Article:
Our Story: Tale of Two Moms



It’s been nine years since my moms made history as the first same-sex couple to get a marriage license in Massachusetts. And since ours was the first state in the U.S. to allow gay couples to marry, that historic license brought us a lot of attention.

What it didn’t do, though, was make us a family — my parents had surged past that milestone long ago. By the time they married, when I was 24, my moms had been a committed couple for 27 years, and they had loved, protected, and guided me into young adulthood. They’d also supported me through nearly two decades of competitive hockey, a sport that’s demanding even without the added tension of hiding who we were as a family so that I wouldn’t be outed as “different.”

You see, when I began to compete, in the mid-’80s, sports teams were not exactly known for inclusion –— it’s telling that just a few weeks ago, NBA center Jason Collins made history by coming out as the first openly gay male athlete from a major national sport. Likewise, a grade-school hockey player didn’t simply introduce the coach to his two moms back then, so one of them became my “aunt.” And moms were definitely not allowed in the locker room, so I managed myself when other players and their dads huddled together off the ice. It was hard, but I wouldn’t have traded my two moms for the world.

In fact, as a first-stringer with the Division I Merrimack Warriors, I began to imagine dropping the “Aunt Sue” act and having both my moms out onto the ice for the senior tradition of recognizing our parents after our final game. My moms weren’t so sure about the idea, though. While they’d always prepared me for the potential for discrimination and exclusion, they also wanted to shield me from it, if they could.

In a twist of fate, the law caught up with the reality of my family before my last game, when the Supreme Judicial Court of Massachusetts ruled in 2003 that excluding same-sex couples from marriage was unconstitutional. The next spring, when my moms and I were in the papers and on TV across the country, my teammates and coaches were nothing but supportive at the news.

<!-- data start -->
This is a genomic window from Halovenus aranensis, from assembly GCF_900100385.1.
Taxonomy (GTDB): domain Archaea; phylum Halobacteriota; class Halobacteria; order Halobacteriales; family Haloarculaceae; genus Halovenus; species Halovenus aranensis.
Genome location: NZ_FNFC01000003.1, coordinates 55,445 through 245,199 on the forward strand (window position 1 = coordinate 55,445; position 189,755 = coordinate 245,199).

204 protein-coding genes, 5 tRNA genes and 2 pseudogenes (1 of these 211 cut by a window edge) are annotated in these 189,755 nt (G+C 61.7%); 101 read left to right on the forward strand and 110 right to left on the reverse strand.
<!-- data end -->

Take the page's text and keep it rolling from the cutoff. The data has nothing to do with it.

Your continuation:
We were excited for both moms to be on the ice for senior night, and by the time it arrived, our story had caught the interest of ESPN. I’ll never forget the way both my moms were welcomed onto the ice by the rest of the players and parents, the cameras rolling and the audience roaring. Like the government-issued piece of paper from a year earlier, that public embrace didn’t suddenly make us a family, either. But it did show us that people understood that we are a family, and isn’t that what marriage does for all of us, gay or straight?

At the end of the day, that single word tells society so much about a couple: That they are committed to each other for life. That they share life’s joys and sorrows as one, no matter what. That they are a family. When my moms had the state of Massachusetts behind them instead of against them, it lifted a weight off my shoulders. No more faltering, awkward explanations to acquaintances. No more hiding behind “Aunt Sue.” They’re married, and that’s all any of us needs to say.

Looking back, I think, no family should have to go through what we went through. But we’re the lucky ones – there are still 40 states where parents like mine can’t get married. And even those who can marry aren’t recognized by the federal government. So until the day we have equality in marriage for everyone, no matter whom they love, there’s more work to do.

That day, I’m sure my moms would agree, would be the best belated wedding present of all.

Peter Hams now works as a technical services manager in the Boston area.

(Source:Boston Herald)

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Chris Caldwell

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